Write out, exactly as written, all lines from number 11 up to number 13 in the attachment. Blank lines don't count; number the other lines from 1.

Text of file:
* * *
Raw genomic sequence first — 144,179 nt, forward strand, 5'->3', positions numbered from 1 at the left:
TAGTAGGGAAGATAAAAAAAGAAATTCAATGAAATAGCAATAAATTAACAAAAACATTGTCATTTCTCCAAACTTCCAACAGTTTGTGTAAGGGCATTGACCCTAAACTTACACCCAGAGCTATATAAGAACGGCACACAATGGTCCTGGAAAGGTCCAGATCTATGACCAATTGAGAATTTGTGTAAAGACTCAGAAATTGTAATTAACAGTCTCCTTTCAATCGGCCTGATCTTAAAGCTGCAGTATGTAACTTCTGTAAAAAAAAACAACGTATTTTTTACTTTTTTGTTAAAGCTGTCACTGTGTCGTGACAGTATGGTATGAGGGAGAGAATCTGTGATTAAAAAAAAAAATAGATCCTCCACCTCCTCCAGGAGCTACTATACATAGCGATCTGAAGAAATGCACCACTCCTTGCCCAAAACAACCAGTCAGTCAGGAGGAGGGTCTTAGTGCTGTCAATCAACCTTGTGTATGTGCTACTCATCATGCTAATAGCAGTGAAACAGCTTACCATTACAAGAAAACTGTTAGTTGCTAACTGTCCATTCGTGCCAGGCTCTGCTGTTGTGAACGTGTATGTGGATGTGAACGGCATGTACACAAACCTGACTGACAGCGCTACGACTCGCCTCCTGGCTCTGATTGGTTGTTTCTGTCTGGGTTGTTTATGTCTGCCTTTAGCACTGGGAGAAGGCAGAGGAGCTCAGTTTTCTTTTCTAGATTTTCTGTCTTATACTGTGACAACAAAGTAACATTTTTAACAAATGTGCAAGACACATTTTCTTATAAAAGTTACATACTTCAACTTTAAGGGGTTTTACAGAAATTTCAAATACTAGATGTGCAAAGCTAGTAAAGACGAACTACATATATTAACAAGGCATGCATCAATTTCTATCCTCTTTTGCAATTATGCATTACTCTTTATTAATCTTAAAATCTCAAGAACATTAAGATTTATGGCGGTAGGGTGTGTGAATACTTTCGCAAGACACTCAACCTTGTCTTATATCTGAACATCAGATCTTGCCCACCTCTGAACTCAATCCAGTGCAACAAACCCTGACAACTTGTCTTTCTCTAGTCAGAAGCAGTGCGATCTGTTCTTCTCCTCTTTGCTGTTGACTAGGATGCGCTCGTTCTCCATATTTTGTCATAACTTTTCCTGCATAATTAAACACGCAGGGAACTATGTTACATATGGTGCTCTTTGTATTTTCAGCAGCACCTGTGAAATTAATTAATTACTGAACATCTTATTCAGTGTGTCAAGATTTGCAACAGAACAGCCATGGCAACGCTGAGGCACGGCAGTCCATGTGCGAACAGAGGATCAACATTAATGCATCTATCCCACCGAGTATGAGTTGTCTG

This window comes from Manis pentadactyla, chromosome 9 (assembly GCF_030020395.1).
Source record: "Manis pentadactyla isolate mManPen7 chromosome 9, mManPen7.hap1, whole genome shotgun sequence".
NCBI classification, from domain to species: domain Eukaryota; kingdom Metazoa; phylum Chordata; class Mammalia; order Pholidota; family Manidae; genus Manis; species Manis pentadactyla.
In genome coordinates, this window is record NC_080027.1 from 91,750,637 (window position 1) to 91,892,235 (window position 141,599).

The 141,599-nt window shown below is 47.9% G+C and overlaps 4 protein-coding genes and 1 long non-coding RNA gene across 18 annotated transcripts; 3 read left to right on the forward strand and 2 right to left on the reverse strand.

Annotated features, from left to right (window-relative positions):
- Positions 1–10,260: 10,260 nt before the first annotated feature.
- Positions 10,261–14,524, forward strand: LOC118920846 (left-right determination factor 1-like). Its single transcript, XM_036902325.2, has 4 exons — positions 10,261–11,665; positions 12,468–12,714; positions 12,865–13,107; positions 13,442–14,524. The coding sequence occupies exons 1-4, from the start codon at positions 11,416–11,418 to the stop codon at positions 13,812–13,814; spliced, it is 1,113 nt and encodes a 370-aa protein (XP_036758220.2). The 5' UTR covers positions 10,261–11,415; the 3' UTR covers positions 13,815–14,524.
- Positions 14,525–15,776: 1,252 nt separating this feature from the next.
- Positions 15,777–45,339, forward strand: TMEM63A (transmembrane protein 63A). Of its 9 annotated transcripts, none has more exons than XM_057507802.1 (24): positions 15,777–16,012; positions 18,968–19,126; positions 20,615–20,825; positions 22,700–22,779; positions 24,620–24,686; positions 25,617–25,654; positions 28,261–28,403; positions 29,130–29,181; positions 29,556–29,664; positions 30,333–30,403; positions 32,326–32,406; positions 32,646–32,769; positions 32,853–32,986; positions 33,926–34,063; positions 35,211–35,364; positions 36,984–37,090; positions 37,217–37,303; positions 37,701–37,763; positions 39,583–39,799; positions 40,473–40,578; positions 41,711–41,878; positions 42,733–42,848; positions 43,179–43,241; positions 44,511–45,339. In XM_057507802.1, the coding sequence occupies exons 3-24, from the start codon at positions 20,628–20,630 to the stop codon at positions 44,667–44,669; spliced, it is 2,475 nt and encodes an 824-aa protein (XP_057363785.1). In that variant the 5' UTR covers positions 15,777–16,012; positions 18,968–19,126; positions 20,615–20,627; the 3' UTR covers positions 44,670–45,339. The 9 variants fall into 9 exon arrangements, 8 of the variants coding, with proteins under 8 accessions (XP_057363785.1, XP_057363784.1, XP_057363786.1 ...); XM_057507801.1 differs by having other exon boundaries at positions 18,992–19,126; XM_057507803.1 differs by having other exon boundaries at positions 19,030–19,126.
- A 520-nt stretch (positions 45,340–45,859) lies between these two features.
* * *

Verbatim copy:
- Positions 14,525–15,776: 1,252 nt separating this feature from the next.
- Positions 15,777–45,339, forward strand: TMEM63A (transmembrane protein 63A). Of its 9 annotated transcripts, none has more exons than XM_057507802.1 (24): positions 15,777–16,012; positions 18,968–19,126; positions 20,615–20,825; positions 22,700–22,779; positions 24,620–24,686; positions 25,617–25,654; positions 28,261–28,403; positions 29,130–29,181; positions 29,556–29,664; positions 30,333–30,403; positions 32,326–32,406; positions 32,646–32,769; positions 32,853–32,986; positions 33,926–34,063; positions 35,211–35,364; positions 36,984–37,090; positions 37,217–37,303; positions 37,701–37,763; positions 39,583–39,799; positions 40,473–40,578; positions 41,711–41,878; positions 42,733–42,848; positions 43,179–43,241; positions 44,511–45,339. In XM_057507802.1, the coding sequence occupies exons 3-24, from the start codon at positions 20,628–20,630 to the stop codon at positions 44,667–44,669; spliced, it is 2,475 nt and encodes an 824-aa protein (XP_057363785.1). In that variant the 5' UTR covers positions 15,777–16,012; positions 18,968–19,126; positions 20,615–20,627; the 3' UTR covers positions 44,670–45,339. The 9 variants fall into 9 exon arrangements, 8 of the variants coding, with proteins under 8 accessions (XP_057363785.1, XP_057363784.1, XP_057363786.1 ...); XM_057507801.1 differs by having other exon boundaries at positions 18,992–19,126; XM_057507803.1 differs by having other exon boundaries at positions 19,030–19,126.
- A 520-nt stretch (positions 45,340–45,859) lies between these two features.